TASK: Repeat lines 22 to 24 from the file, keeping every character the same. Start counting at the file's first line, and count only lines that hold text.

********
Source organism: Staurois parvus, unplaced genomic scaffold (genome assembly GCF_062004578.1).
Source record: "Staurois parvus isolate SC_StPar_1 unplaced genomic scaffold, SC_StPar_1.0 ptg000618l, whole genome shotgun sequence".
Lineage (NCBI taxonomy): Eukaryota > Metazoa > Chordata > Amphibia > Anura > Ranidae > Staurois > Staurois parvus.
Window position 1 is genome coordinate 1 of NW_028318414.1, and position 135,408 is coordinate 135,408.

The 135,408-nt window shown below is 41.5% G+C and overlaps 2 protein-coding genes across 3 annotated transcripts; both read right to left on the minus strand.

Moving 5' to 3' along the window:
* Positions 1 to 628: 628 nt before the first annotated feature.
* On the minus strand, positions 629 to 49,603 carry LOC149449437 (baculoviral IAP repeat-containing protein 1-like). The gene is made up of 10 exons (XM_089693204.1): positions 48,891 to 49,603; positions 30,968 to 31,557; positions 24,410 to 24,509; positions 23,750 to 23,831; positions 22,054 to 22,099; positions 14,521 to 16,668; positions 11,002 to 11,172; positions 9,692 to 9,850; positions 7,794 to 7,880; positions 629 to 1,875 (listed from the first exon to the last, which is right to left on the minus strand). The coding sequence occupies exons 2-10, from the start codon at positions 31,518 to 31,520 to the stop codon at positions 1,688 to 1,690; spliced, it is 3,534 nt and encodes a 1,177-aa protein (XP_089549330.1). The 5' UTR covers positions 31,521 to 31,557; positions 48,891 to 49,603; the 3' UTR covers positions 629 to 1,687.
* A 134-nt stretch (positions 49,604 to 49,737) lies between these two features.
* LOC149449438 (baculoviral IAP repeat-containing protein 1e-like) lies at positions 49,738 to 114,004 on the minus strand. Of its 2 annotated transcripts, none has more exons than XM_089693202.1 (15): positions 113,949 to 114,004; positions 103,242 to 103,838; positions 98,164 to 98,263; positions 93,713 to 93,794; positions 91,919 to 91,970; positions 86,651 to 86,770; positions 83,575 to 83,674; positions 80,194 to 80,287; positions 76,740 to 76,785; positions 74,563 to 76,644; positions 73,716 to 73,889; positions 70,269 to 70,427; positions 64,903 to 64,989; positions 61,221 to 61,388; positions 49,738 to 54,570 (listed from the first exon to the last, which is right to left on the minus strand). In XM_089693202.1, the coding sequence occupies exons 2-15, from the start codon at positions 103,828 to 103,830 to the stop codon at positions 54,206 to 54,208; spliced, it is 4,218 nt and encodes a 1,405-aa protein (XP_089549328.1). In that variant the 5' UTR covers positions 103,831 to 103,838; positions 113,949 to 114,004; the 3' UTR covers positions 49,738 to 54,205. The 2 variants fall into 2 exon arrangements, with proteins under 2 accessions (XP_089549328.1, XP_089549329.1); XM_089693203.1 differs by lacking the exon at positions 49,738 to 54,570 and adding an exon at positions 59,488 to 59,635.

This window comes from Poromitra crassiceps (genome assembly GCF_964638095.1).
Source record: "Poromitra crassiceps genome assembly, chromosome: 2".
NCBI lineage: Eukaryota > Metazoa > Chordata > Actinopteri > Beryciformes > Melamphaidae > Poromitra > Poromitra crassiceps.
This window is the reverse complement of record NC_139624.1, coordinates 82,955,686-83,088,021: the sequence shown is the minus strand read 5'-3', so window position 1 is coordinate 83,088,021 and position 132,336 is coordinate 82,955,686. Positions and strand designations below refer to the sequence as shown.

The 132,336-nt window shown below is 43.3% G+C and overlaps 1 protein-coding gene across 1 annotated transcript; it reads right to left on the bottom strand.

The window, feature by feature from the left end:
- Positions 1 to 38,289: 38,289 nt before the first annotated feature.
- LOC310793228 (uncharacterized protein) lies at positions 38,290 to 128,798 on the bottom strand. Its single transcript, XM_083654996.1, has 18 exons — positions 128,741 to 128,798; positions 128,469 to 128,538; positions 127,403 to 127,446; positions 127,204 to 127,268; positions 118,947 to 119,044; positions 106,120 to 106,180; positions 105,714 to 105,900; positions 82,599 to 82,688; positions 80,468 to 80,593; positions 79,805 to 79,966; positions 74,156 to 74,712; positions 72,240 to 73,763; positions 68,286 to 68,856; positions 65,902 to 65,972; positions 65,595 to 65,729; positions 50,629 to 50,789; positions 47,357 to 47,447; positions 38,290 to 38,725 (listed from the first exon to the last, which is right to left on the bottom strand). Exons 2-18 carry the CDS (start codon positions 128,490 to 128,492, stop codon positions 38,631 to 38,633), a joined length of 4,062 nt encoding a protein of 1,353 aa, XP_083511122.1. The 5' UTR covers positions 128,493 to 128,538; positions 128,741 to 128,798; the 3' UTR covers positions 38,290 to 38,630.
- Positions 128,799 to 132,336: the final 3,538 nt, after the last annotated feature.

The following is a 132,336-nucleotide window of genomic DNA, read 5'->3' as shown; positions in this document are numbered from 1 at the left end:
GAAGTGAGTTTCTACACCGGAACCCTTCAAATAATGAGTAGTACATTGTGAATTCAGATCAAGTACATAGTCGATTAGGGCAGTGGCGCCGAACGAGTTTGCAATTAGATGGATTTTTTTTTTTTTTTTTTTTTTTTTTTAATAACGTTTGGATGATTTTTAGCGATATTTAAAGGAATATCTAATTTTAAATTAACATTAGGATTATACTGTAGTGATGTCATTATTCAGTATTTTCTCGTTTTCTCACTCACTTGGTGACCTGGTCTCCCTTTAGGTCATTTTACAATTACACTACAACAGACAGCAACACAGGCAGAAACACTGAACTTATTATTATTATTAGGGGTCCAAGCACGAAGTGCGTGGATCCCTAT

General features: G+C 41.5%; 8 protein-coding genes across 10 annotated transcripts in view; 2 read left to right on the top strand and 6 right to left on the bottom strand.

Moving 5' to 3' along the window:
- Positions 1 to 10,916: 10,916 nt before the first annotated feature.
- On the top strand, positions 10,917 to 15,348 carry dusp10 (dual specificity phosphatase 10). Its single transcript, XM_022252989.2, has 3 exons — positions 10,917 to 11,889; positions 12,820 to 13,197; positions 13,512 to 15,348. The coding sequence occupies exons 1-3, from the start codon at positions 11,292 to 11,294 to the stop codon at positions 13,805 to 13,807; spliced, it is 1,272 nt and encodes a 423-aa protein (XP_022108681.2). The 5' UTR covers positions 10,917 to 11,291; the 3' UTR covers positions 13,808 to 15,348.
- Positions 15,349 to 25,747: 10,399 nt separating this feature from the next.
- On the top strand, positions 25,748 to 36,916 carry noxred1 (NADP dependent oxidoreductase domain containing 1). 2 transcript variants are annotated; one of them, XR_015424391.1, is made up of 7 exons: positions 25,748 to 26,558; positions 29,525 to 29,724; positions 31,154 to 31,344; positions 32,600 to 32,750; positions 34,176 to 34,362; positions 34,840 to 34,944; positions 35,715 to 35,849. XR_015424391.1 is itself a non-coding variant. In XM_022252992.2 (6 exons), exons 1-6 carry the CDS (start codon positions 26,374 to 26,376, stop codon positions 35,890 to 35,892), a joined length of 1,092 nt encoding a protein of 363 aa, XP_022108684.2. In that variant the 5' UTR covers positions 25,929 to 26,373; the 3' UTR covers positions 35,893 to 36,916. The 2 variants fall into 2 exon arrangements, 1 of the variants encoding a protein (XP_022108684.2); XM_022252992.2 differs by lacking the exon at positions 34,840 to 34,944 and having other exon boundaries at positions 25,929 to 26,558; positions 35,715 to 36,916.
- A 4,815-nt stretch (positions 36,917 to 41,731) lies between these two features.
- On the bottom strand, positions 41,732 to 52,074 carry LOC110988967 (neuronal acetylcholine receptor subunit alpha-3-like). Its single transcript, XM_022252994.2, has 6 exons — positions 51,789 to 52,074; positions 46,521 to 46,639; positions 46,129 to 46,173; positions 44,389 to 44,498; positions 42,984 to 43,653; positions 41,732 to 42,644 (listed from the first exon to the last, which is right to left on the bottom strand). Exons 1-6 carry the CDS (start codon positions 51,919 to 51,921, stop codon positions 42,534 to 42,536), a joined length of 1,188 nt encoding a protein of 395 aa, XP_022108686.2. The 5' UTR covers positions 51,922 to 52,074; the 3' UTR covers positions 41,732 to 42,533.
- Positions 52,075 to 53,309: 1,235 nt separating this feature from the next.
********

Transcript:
General features: G+C 41.5%; 8 protein-coding genes across 10 annotated transcripts in view; 2 read left to right on the top strand and 6 right to left on the bottom strand.

Moving 5' to 3' along the window:
- Positions 1 to 10,916: 10,916 nt before the first annotated feature.